Compliance » What To Do Now About Pending Climate-Change Disclosure Rules

What To Do Now About Pending Climate-Change Disclosure Rules

Fortune teller looking into crystal ball.

April 26, 2022

The SEC requirement for company information related to climate change is still at the proposal stage, and we likely won’t see a final rule until late this year. Normally, says Morrison & Foerster partner David Lynn, in an article in Corporate Secretary, it’s not advisable to dedicate compliance resources where rules haven’t yet been finalized, but this is an exception. These requirements, according to Lynn, are so complex and wide-ranging it makes sense to start now to gather the kind of information that will be needed. To do that, he lays out a recommended five-step process. Step 1 is designated as “take an inventory,” i.e., see what you have already have.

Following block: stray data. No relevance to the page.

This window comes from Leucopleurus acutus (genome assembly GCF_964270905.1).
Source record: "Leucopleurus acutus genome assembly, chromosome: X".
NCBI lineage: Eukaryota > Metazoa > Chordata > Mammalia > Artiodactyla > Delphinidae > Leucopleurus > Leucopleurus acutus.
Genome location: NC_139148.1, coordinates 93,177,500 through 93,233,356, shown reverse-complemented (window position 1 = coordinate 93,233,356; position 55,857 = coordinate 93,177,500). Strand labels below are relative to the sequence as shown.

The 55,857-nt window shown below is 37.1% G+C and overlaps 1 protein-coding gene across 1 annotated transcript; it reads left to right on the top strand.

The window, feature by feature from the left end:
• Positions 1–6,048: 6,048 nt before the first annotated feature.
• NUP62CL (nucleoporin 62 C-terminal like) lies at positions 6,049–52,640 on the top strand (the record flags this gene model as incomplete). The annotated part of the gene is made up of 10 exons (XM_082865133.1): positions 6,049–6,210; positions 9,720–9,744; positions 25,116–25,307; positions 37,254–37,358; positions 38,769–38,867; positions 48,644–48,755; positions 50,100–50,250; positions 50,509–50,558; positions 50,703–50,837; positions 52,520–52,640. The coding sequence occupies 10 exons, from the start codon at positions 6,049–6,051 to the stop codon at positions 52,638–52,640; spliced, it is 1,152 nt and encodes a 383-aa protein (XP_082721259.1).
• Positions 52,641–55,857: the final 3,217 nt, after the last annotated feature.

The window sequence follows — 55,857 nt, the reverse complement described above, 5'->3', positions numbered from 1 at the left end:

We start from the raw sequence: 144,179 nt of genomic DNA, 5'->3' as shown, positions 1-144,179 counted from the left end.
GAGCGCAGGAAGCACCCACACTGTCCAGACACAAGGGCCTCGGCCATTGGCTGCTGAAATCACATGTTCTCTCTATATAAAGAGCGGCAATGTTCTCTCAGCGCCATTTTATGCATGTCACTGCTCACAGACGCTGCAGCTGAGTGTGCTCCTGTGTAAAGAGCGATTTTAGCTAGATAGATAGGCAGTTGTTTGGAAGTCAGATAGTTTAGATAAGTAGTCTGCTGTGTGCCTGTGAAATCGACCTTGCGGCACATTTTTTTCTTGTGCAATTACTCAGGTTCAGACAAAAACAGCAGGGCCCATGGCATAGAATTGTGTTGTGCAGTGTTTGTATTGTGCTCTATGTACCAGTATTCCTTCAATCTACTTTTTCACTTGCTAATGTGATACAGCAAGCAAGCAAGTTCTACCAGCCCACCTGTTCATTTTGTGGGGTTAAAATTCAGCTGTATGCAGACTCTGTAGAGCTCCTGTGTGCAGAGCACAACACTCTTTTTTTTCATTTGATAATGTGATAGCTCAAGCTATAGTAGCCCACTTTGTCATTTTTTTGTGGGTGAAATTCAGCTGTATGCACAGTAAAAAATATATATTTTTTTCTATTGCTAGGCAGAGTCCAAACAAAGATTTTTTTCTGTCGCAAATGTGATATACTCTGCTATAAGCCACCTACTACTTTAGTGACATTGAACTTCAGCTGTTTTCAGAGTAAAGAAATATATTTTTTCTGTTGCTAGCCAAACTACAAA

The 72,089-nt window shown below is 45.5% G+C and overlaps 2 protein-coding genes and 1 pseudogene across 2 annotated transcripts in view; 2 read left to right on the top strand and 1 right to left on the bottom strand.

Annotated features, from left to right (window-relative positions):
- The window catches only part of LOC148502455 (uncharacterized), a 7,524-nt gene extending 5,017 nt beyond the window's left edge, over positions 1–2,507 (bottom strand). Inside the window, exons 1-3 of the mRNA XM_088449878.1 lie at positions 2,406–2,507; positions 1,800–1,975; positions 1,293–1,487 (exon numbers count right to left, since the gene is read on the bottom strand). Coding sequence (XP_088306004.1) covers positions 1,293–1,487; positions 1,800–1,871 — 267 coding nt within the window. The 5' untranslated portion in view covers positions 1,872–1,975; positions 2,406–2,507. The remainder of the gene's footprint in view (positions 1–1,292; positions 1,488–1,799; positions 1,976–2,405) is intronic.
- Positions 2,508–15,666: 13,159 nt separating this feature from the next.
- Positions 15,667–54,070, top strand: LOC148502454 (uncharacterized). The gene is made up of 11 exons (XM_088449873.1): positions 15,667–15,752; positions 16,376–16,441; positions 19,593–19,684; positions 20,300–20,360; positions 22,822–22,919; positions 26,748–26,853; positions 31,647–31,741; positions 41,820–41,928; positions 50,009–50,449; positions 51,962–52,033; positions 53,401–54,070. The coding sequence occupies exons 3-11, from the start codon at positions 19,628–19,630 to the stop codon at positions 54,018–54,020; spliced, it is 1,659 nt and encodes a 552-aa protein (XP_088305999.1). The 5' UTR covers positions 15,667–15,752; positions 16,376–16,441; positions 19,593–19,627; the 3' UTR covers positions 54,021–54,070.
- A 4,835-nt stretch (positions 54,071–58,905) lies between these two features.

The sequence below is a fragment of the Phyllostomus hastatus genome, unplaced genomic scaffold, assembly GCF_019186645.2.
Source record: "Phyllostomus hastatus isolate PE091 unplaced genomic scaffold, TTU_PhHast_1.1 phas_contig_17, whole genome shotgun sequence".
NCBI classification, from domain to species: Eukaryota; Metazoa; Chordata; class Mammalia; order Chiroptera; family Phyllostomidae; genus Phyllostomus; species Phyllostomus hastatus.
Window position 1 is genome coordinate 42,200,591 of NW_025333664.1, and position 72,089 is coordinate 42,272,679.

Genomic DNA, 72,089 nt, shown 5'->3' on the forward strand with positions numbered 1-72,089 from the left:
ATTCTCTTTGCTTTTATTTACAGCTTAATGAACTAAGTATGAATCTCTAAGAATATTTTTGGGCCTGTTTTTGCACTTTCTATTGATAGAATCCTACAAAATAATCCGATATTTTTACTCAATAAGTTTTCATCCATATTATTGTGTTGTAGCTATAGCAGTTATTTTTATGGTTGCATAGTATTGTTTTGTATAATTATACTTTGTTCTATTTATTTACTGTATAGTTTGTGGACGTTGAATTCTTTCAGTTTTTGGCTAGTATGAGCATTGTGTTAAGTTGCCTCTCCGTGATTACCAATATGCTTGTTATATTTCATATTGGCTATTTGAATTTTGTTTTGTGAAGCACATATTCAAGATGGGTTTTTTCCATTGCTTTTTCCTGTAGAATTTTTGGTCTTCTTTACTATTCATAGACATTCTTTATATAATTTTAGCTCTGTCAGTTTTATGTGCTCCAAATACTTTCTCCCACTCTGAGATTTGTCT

Many companies, he notes, have already compiled greenhouse gas emissions information as stipulated in the proposed rule. That is, information about both direct and indirect GHG emissions, which are designated as Scope 1 and Scope 2. Scope 2 category refers to emissions from upstream and downstream activity. Both will be subject to external verification by a third-party provider. (There is also a Scope 3 category which would become part of the requirement under some circumstances.) For these disclosures, writes Lynn, companies may have all or part of the information in hand, as compiled for other communications, e.g., with The Task Force on Climate-Related Financial Disclosures (TCFD), under the Financial Stability Board. In short, he advises, don’t start from scratch if you don’t have to.

Step 2 in this scenario involves creating a “map,” i.e., a systematic representation of all the disclosures, including voluntary ones, made previously, and mapping them to the proposed SEC requirements, to see where additional work is going to be required.

Step 3 involves revisiting previously stated goals and targets, and steps 4 and 5 include making an overall assessment and evaluation of the company’s governance oversight of climate-related risks, including how these processes can be improved, the pending required changes in financial statements, and how those in turn might impact future audits.


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